McIntyre WF, Healey J: Stroke Prevention for Patients with Atrial Fibrillation: Beyond the Guidelines. J Atr Fibrillation (2017) 9(6): 1475.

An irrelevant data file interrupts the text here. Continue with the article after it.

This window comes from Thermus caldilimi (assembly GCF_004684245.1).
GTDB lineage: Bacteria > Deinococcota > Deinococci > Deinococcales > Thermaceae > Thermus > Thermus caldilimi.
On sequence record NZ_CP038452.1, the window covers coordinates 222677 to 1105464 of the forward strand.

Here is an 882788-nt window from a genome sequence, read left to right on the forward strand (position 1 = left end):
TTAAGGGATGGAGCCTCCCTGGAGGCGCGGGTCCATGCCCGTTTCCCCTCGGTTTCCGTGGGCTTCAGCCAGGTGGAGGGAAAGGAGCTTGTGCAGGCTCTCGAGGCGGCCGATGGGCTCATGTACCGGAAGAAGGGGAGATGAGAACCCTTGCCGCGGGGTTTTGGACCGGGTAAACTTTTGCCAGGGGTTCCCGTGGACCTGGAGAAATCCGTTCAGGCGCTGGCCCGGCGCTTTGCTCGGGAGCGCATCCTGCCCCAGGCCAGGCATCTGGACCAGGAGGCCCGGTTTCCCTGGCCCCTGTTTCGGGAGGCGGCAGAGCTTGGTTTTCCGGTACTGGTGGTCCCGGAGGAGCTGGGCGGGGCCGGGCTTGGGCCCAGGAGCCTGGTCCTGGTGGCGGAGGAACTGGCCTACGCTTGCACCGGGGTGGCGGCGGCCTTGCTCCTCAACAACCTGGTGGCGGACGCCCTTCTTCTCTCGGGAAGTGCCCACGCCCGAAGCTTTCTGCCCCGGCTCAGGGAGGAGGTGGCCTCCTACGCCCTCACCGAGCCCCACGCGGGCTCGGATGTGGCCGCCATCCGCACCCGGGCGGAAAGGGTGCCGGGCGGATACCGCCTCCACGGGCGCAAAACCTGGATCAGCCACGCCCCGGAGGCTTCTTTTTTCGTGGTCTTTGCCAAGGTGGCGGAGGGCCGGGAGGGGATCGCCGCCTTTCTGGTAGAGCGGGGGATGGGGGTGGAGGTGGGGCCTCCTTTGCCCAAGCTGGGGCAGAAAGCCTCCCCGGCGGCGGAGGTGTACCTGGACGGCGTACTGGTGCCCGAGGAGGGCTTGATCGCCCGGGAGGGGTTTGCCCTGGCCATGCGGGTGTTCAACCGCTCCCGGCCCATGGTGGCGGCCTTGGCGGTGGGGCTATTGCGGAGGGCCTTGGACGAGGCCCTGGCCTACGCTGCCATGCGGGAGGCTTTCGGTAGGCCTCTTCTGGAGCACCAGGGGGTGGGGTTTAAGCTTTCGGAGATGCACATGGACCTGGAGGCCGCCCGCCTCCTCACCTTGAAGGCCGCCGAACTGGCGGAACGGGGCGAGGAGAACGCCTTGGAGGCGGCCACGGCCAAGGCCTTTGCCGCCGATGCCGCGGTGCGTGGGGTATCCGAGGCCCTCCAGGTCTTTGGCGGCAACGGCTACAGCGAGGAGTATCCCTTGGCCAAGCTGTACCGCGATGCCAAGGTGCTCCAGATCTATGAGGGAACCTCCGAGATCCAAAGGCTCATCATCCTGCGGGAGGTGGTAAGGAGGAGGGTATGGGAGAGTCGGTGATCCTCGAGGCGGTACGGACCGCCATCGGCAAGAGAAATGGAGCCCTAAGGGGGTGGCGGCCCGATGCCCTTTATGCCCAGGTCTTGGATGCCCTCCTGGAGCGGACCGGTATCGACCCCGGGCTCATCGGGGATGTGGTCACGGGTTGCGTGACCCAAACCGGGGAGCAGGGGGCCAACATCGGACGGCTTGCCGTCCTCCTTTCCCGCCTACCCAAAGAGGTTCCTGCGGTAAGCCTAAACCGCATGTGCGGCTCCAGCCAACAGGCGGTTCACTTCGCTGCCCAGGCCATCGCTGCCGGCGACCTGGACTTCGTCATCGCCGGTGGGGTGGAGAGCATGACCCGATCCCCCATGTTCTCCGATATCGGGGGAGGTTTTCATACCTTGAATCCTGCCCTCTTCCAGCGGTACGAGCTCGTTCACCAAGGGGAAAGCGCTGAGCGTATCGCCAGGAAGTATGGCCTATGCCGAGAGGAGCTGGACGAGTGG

Atrial fibrillation (AF) is the most common serious heart rhythm disorder, with a lifetime incidence of 1 in 4 for patients >40 years of age. AF is a major cause of death and disability, as it is associated with a 4-5 fold increase in the risk of ischemic stroke. In patients with AF, oral anticoagulation (OAC) therapy can reduce the risk of stroke by about two-thirds and the risk of all-cause mortality by approximately one-quarter, but is associated with an increased risk of bleeding. Atrial fibrillation (AF) is the most common serious heart rhythm disorder and is associated with an increased risk of ischemic stroke. This risk can be moderated with oral anticoagulation therapy, but the decision to do so must be balanced against the risks of bleeding. Herein, we discuss three emerging areas where more high-quality evidence is required to guide risk stratification: 1) the relationships between the pattern and burden of AF and stroke 2) the risk conferred by short episodes of device-detected “sub-clinical” atrial fibrillation (SCAF) and 3) the significance of AF that occurs transiently with stress (AFOTS), as is often detected during medical illness or after surgery. Risk stratification is important to identify patients with AF who can benefit from OAC therapy. There are, however, several common clinical scenarios where guidelines do not yet provide direction for stroke prevention; or do so based on limited high-quality evidence.